Tommy Henriksen

Tommy Henriksen

Capitol Records, 1999

REVIEW BY: Christopher Thelen


If the movie Blast From The Past is remembered for anything, it probably will be for the song "I See The Sun" from rocker Tommy Henriksen. While I have yet to see the movie (it was either that or The Rugrats Movie I took my daughter to, gimme a break), I can imagine the song works on two levels. On one side, I can see it relating to Brendan Fraser's character discovering the outside world he's been sheltered from for years. On the other hand, I can see it as the discovery of love between Fraser and Alicia Silverstone.

What many people might not know is that Henriksen has his own self-titled album out including this track - and if people aren't willing to give him a chance, he may seem to be doomed to the hall of one-hit wonders. Fortunately for Henriksen, he has something going for him: the bulk of the material on this album is just as strong as the hit single.my_heart_sings_the_harmony_web_ad_alt_250

Right off the bat, Henriksen strikes me as a modern-day Peter Gabriel. He often seems to cloak his songs in deeper meanings, he isn't afraid to take chances with the sounds in his music (hence the sound effect of broken glass in "I See The Sun"), he's not afraid to slow things down to a crawl and espouse the power of ballads ("Uneasy Street" - unfortunately, the weakest track on the album.)

But Henriksen has one thing down pretty well: the art of songwriting. He knows how to craft a catchy hook and shape it into a song, but moreso than that, he knows how to create the song around the hook and make it just as memorable and well-constructed. Tracks like "If I Could," "Right Here By My Side" (which could easily be the next single) and "Tell Me Why" all show Henriksen's mastery of this art.

Henriksen does take one major chance on Tommy Henriksen: he brings in former punk priestess Nina Hagen to do background vocals on "Beyond Life". To older listeners like myself, one might wonder what Henriksen was thinking prior to listening to the track; to younger listeners, they might not see Hagen as influential these days. And then, near the end of the song, she lets loose with some emphatic, beautiful wails that add to the power of the song. Obviously, Henriksen knew exactly what he was doing; here's hoping this could open the door for Hagen to return to prominence.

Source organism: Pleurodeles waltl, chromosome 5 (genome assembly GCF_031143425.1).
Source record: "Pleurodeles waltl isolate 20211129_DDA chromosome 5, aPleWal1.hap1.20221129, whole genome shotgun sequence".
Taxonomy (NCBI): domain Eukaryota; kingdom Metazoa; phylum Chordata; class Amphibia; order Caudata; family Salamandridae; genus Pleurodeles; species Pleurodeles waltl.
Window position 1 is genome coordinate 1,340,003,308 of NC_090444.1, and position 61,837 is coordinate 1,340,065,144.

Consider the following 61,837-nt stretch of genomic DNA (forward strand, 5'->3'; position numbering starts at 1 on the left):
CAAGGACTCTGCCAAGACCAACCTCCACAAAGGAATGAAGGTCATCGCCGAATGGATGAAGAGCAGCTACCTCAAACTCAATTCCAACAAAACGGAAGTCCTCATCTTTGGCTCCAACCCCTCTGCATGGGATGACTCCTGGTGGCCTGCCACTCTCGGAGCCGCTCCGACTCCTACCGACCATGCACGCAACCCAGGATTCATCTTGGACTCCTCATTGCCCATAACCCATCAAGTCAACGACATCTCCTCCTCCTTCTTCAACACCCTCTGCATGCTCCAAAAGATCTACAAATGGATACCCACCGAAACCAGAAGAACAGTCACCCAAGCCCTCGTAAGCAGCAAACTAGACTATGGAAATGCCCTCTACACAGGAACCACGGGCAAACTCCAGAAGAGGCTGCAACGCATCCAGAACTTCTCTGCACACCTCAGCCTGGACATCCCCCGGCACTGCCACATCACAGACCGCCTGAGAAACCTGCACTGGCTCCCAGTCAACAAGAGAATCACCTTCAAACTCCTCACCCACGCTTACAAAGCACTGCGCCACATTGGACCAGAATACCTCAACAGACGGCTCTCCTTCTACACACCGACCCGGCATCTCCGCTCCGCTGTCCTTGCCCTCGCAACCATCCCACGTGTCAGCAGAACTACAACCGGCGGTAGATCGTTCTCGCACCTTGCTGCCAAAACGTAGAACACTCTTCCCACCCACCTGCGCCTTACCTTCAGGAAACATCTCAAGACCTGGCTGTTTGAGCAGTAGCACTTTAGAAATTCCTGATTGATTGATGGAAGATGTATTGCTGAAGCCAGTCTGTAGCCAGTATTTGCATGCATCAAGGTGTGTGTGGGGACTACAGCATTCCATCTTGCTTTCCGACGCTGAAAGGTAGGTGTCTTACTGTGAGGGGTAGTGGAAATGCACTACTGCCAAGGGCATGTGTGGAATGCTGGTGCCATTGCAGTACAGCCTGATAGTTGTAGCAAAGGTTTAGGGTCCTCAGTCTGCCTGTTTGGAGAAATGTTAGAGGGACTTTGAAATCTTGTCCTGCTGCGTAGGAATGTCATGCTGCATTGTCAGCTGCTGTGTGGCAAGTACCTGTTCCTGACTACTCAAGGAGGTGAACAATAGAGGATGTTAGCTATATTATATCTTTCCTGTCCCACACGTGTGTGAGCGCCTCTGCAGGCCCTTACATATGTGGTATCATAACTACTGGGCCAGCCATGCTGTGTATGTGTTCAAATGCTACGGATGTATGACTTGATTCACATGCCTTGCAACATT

While Tommy Henriksen is an album that challenges you to listen to it multiple times in order to truly appreciate the ten songs on it, it is also an album that you can extract some pleasure out of after only one listen. Henriksen is an artist we should be hearing a lot more from this year. Break out of the soundtrack mindframe, and take a chance by plunking down the cash for this album. You will not be disappointed.

Rating: A-

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© 1999 Christopher Thelen and The Daily Vault. All rights reserved. Review or any portion may not be reproduced without written permission. Cover art is the intellectual property of Capitol Records, and is used for informational purposes only.